AIDS tells the story of mankind’s powers of observation, the capacity of science to figure things out, the importance of citizen movements, the globalization of problem-solving, the intolerance of extreme inequality, the impulse for generosity, the ability of government to do good. It captures everything that has made the turn of the millennium a time of optimism as well as crisis.
“There is no other infectious disease in the last 100 years that has caused so much suffering and so much death and appeared so unexpectedly,” said Diane V. Havlir, an AIDS physician at the University of California at San Francisco and co-chair of this year’s International AIDS Conference. “Also no other disease where the benefits of the investment in science and response have been so great.”
AIDS conferences are the stop-action frames of that narrative.
The 19th International AIDS Conference opens Sunday in Washington.
It is in the United States for the first time in a generation. Its convening on American soil acknowledges the end of a long and controversial U.S. policy — a ban on known HIV-positive people from entering this country. As a result, 25,000 researchers, activists, clinicians, social scientists and journalists will be around town and underfoot this week.
If by some chance there were a Rip Van Winkle character among them and he asked what had happened in the 22 years since an international AIDS conference was held in the United States, the answer would be simple.
Just about everything.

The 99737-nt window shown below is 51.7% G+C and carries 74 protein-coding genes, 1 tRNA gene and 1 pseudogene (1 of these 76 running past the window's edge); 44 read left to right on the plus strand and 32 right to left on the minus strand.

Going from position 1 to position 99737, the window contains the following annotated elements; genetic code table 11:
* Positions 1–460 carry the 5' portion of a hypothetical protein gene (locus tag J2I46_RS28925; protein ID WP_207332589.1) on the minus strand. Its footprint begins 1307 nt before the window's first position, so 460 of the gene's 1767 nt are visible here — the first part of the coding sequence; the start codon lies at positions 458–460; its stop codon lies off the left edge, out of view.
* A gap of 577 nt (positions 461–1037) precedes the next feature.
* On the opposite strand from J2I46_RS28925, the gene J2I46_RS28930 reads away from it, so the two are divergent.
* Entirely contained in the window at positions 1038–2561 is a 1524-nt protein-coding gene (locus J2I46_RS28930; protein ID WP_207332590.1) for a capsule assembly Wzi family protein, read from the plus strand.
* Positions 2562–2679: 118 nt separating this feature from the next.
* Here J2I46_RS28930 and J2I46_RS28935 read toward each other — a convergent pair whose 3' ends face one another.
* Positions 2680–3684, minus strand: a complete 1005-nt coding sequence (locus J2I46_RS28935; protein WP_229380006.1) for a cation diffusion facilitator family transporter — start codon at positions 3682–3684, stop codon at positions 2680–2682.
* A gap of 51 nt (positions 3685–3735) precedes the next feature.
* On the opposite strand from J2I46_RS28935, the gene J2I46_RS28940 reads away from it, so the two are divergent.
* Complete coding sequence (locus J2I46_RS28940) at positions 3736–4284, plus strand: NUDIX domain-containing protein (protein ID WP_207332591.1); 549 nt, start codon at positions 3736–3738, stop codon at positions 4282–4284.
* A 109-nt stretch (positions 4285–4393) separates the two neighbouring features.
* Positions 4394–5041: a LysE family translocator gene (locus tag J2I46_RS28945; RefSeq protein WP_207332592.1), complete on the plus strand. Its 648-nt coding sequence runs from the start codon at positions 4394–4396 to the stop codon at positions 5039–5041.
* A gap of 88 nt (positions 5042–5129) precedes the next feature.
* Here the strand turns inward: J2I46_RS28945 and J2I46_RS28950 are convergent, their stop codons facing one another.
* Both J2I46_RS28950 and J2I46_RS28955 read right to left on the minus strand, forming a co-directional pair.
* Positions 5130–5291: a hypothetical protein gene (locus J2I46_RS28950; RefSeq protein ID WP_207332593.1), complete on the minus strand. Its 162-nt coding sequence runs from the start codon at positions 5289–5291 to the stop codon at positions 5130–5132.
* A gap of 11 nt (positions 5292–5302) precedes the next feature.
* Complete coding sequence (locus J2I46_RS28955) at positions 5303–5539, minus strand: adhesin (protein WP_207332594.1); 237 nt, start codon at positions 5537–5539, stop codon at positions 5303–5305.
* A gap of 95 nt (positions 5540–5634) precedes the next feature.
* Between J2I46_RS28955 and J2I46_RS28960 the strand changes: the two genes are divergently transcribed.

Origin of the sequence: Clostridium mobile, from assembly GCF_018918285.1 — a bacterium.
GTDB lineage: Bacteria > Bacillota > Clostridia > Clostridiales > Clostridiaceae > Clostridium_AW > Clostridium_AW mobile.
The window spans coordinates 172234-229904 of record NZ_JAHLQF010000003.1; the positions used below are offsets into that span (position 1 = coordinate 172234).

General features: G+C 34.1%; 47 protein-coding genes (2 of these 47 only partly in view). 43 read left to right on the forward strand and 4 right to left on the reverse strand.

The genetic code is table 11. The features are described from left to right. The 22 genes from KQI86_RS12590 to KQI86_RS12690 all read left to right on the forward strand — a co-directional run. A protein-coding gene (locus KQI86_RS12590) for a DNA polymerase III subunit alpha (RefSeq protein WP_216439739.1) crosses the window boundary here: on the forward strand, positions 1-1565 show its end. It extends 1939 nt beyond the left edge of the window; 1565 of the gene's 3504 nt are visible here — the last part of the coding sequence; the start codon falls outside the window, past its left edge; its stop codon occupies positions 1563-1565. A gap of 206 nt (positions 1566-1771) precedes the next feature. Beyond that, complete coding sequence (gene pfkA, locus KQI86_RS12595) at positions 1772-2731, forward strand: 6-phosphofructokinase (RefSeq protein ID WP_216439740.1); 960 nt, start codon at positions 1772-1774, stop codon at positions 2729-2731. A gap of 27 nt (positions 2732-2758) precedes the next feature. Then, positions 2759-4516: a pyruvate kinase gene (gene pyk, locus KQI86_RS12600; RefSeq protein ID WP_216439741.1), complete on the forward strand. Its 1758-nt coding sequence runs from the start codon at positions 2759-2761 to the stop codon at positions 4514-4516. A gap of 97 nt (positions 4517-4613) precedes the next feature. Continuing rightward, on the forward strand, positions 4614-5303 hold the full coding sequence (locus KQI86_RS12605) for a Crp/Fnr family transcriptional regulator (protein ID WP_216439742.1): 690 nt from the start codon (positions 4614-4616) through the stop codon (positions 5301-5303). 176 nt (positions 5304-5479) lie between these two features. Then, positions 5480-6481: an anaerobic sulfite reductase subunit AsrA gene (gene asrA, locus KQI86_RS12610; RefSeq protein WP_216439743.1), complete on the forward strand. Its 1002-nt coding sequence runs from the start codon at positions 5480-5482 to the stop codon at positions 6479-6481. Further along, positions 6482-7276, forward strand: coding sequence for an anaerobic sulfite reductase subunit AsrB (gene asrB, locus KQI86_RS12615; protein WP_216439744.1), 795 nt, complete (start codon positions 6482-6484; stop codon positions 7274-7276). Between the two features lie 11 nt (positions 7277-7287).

In 1990, when the meeting was held in San Francisco, AIDS was an almost uniformly fatal disease. The public and much of the medical profession feared it and its victims, mostly white homosexual men and intravenous-drug users. The one AIDS drug worked poorly.
AIDS advocates waged angry and occasionally violent protests for more research and better drugs. Pharmaceutical companies and many scientists resented the meddling by “non-experts” (but eventually came to include them in decisions). Preventing infection required difficult changes in behavior. The biological workings of the infecting agent, human immunodeficiency virus (HIV), was mostly a mystery.
In 2012, HIV infection is a dangerous but treatable disease. Many people will live with it for decades and die of other ailments. It is less feared and stigmatized, although many sufferers still live at society’s margins. There are now two-dozen drugs to fight the virus. They are expensive but available to nearly everyone who needs them in wealthy countries and taken by more than 8 million people in poor ones.
A vaccine against AIDS remains elusive. But there are strategies afoot that may further quench the global epidemic, which peaked during two decades separating the 1990 conference and this one. And now there are phrases such as “AIDS-free generation” and “cure for AIDS” in the air.